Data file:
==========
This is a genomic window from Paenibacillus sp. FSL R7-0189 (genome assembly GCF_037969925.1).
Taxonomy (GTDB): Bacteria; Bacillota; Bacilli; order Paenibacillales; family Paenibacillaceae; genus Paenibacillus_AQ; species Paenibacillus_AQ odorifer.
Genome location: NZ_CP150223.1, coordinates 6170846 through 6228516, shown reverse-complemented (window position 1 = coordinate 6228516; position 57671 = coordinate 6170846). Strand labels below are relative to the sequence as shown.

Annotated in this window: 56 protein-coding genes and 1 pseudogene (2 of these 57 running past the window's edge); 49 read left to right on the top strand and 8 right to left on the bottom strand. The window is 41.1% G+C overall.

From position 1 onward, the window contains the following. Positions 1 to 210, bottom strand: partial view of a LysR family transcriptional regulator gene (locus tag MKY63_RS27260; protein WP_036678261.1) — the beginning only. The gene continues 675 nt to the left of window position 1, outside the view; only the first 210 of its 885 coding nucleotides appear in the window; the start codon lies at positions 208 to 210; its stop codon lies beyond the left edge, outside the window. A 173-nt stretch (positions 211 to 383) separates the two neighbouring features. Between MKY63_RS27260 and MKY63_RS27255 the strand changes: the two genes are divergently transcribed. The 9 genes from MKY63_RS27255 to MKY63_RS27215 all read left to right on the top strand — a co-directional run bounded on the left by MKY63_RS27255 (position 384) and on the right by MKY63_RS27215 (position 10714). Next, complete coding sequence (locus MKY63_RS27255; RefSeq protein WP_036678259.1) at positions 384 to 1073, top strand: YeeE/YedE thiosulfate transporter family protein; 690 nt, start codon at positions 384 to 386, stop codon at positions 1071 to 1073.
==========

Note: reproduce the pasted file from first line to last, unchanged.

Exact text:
This is a genomic window from Paenibacillus sp. FSL R7-0189 (genome assembly GCF_037969925.1).
Taxonomy (GTDB): Bacteria; Bacillota; Bacilli; order Paenibacillales; family Paenibacillaceae; genus Paenibacillus_AQ; species Paenibacillus_AQ odorifer.
Genome location: NZ_CP150223.1, coordinates 6170846 through 6228516, shown reverse-complemented (window position 1 = coordinate 6228516; position 57671 = coordinate 6170846). Strand labels below are relative to the sequence as shown.

Annotated in this window: 56 protein-coding genes and 1 pseudogene (2 of these 57 running past the window's edge); 49 read left to right on the top strand and 8 right to left on the bottom strand. The window is 41.1% G+C overall.

From position 1 onward, the window contains the following. Positions 1 to 210, bottom strand: partial view of a LysR family transcriptional regulator gene (locus tag MKY63_RS27260; protein WP_036678261.1) — the beginning only. The gene continues 675 nt to the left of window position 1, outside the view; only the first 210 of its 885 coding nucleotides appear in the window; the start codon lies at positions 208 to 210; its stop codon lies beyond the left edge, outside the window. A 173-nt stretch (positions 211 to 383) separates the two neighbouring features. Between MKY63_RS27260 and MKY63_RS27255 the strand changes: the two genes are divergently transcribed. The 9 genes from MKY63_RS27255 to MKY63_RS27215 all read left to right on the top strand — a co-directional run bounded on the left by MKY63_RS27255 (position 384) and on the right by MKY63_RS27215 (position 10714). Next, complete coding sequence (locus MKY63_RS27255; RefSeq protein WP_036678259.1) at positions 384 to 1073, top strand: YeeE/YedE thiosulfate transporter family protein; 690 nt, start codon at positions 384 to 386, stop codon at positions 1071 to 1073.